The Independent Student Newspaper of St. John's University

The Torch

The Independent Student Newspaper of St. John's University

The Torch

The Independent Student Newspaper of St. John's University

The Torch

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Torch Reads

Short stories are not very commonly written by financially successful novelists, as Stephen King points out in the introduction of his newest collection of stories, Just After Sunset.
King fell in love with the short story during his early days as an author. His short stories were how he made his way to being one of the most recognizable names in the contemporary thriller genre.

Just After Sunset is a collection of short stories that is not quite what a fan of King would expect.

The majority of the stories do not contain the typical elements of suspense and gore that most readers associate with this master of horror.

Instead, this collection contains stories that question and examine human experiences and possibilities.

For example, the first short story is “Willa.” This story follows a couple who are stranded in Wyoming after their train derails.
While there is a twist in the story, there are no monsters or killers chasing anyone.

Instead, “Willa” examines the differences between perception and expectation in life and death.

Willa and her fiancé realize that perception and expectation combined can be a powerful tool to coping with a seemingly unreal situation.

Another example is also the most surprising addition to Just After Dark is “The Things They Left Behind.”

This story is an excellent example of one of King’s subtle analyses of the human psyche.

It was an unexpected addition to the collection because it was a reaction to the tragedy of Sept. 11.

The story follows a man who worked in an office on the 110th floor of one of the Twin Towers who did not go to work on Sept. 11.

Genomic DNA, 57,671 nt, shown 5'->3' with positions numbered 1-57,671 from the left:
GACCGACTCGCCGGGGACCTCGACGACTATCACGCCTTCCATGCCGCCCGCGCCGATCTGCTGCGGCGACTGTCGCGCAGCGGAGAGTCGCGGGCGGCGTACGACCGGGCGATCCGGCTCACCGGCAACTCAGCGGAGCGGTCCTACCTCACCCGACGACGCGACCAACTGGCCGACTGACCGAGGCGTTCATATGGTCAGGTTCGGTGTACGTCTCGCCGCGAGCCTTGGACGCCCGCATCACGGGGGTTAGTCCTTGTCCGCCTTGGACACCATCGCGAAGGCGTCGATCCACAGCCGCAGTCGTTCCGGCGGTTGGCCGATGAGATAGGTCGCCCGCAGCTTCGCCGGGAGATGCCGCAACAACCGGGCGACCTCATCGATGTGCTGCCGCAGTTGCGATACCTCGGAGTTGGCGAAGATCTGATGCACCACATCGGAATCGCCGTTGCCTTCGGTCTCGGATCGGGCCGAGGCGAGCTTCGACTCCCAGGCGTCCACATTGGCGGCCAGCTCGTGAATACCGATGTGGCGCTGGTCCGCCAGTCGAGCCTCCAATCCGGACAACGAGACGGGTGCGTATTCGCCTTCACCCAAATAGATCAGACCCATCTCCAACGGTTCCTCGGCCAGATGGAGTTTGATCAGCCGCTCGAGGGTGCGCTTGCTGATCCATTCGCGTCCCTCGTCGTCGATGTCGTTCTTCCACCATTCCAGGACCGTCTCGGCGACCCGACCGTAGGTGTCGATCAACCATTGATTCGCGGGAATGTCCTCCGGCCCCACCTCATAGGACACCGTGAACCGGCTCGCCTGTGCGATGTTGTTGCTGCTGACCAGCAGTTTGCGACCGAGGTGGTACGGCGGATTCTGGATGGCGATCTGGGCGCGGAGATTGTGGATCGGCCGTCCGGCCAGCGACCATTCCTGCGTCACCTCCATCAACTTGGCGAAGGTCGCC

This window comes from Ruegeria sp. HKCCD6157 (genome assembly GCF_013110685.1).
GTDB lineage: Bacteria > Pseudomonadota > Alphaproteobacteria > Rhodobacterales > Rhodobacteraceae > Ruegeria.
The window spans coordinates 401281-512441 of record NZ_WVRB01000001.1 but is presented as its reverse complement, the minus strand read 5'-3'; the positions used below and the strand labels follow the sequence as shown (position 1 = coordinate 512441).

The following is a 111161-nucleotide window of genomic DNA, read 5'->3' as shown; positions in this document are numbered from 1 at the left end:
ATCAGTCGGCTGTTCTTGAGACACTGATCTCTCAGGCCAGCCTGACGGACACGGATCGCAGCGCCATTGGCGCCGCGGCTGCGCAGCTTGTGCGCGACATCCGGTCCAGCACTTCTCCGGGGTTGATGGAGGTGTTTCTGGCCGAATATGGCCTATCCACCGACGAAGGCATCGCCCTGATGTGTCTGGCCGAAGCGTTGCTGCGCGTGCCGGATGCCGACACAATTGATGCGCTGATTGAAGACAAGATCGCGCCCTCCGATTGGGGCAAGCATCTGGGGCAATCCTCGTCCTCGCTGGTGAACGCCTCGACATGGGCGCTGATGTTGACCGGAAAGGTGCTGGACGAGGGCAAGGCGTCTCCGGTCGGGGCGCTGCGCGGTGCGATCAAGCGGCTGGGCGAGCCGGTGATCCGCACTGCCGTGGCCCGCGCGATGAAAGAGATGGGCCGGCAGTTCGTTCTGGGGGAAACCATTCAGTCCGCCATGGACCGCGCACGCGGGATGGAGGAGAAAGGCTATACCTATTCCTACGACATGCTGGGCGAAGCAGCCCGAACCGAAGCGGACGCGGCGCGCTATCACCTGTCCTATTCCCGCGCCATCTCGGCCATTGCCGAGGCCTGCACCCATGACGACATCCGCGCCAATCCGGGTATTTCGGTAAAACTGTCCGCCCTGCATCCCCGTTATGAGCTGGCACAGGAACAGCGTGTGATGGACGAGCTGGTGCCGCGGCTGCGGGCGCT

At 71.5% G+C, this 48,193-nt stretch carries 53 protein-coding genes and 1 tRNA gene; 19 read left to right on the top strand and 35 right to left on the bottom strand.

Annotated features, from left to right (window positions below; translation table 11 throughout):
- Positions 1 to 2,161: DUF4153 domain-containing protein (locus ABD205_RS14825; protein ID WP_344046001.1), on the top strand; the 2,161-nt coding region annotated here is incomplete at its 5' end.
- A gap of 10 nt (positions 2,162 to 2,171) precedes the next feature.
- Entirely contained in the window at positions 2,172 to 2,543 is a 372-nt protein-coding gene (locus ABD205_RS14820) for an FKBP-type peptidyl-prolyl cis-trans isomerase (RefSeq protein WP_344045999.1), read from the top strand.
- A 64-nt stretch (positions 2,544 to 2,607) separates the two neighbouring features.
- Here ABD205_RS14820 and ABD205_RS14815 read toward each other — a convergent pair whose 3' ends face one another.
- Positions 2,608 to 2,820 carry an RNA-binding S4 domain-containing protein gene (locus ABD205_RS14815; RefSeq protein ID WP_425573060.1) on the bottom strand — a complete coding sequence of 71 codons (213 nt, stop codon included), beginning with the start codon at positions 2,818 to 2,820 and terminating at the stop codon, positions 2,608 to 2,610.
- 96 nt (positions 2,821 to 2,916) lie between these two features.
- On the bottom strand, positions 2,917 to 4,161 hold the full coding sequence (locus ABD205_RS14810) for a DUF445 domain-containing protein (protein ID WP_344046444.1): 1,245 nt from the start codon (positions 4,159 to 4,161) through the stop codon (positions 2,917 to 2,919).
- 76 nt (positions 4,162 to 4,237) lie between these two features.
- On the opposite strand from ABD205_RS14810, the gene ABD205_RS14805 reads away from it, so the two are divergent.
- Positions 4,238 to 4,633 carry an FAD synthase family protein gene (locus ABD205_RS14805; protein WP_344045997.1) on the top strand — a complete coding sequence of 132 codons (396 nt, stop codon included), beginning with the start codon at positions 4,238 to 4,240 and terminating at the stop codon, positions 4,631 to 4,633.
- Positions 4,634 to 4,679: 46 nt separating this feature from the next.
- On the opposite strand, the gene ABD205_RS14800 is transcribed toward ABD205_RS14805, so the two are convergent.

He is plagued by objects that his deceased coworkers once owned which appear in his apartment.

He does not know how the items get into his apartment and they are slowly driving him crazy.

However, King does give you a few adventures along his usual lines, filled with suspense and intense situations.

One of the best of these stories was “The Gingerbread Girl,” a story about a woman runner who sees something she is not supposed to and is captured by a psychopath.

The woman is forced to do whatever she can to escape, even if it means causing herself physical harm.

This story fulfills all expectations that readers have for King.
While Just After Dark is a good read filled with very interesting stories, it does not live up to King’s classic short story collections, like Different Seasons and its exceptional stories “Rita Hayworth and Shawshank Redemption” and “The Body.”

These examples are impressive because they capture the essence of King’s traditional horror, which is what Just After Dark is lacking.

These new stories are just not quite as scary and just a little dull to consider King’s best work.

But for King’s fans, the collections will be worth reading, just as the two very interesting additions to Just After Dark.

In the introduction and endnotes for the collection, King explains his interest in writing short stories and how he develops the ideas for them. These are just as interesting to read as the story.

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